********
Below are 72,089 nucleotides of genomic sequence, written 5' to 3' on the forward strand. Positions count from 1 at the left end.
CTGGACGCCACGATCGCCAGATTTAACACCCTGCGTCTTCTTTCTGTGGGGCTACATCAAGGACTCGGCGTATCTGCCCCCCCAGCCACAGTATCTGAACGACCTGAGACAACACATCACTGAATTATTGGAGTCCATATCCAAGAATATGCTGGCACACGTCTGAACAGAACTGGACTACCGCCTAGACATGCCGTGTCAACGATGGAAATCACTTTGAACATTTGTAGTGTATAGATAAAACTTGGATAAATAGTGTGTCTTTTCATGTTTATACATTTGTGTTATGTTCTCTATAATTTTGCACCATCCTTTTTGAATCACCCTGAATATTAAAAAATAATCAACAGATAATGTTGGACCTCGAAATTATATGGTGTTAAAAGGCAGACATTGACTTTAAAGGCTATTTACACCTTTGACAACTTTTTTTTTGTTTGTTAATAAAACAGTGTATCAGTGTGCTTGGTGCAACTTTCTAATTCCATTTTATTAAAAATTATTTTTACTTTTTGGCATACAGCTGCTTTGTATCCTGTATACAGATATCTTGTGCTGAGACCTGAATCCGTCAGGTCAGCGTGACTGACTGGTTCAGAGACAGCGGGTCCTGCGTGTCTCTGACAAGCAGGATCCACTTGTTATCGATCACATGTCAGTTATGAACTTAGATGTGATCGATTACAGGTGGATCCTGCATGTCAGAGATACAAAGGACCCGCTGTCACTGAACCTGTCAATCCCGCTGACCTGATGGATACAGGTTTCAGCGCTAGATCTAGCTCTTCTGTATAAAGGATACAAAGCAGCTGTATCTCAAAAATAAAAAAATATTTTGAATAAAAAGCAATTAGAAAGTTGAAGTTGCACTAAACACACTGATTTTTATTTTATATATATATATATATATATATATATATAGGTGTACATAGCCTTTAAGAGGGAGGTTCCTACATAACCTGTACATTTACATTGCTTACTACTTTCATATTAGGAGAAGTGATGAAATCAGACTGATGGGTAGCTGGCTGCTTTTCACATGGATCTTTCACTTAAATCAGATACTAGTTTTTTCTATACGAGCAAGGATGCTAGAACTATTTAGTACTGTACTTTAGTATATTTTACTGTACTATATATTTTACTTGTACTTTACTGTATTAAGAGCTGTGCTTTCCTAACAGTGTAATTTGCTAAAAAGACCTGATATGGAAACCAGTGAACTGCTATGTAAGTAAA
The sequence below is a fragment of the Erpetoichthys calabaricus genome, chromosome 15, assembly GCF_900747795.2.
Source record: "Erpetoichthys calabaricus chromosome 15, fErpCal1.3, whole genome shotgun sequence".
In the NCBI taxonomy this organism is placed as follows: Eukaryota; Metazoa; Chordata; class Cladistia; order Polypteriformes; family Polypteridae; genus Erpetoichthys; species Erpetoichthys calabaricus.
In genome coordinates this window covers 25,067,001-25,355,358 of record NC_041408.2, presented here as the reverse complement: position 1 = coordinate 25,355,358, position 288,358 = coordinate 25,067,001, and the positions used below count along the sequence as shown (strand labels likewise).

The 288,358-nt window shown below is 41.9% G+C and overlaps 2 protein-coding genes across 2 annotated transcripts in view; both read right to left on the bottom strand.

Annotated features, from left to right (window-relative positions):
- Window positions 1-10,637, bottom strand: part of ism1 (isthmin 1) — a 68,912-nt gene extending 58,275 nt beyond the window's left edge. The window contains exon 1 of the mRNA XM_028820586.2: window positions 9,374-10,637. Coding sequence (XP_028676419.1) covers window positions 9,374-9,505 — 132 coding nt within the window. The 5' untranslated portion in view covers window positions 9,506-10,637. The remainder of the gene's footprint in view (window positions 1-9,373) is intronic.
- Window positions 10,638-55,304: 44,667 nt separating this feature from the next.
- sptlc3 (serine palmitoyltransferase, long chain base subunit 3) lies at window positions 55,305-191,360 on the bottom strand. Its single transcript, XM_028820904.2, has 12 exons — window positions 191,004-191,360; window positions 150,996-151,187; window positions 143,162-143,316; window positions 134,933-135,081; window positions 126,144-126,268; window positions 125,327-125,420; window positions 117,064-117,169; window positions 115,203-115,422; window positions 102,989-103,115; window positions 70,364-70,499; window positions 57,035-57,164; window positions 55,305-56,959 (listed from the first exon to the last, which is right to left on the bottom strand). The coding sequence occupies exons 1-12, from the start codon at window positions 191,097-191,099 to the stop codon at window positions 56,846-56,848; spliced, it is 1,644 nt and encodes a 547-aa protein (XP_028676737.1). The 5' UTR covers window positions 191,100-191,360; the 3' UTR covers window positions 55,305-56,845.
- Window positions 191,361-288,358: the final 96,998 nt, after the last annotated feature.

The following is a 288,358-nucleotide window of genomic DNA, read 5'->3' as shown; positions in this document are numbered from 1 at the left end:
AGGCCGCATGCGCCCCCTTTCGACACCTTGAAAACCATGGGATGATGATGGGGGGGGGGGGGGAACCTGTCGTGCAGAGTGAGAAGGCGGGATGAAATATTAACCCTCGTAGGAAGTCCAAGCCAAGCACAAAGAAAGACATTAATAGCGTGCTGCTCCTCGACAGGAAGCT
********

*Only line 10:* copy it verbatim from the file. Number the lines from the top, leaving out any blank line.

- Window positions 10,638-55,304: 44,667 nt separating this feature from the next.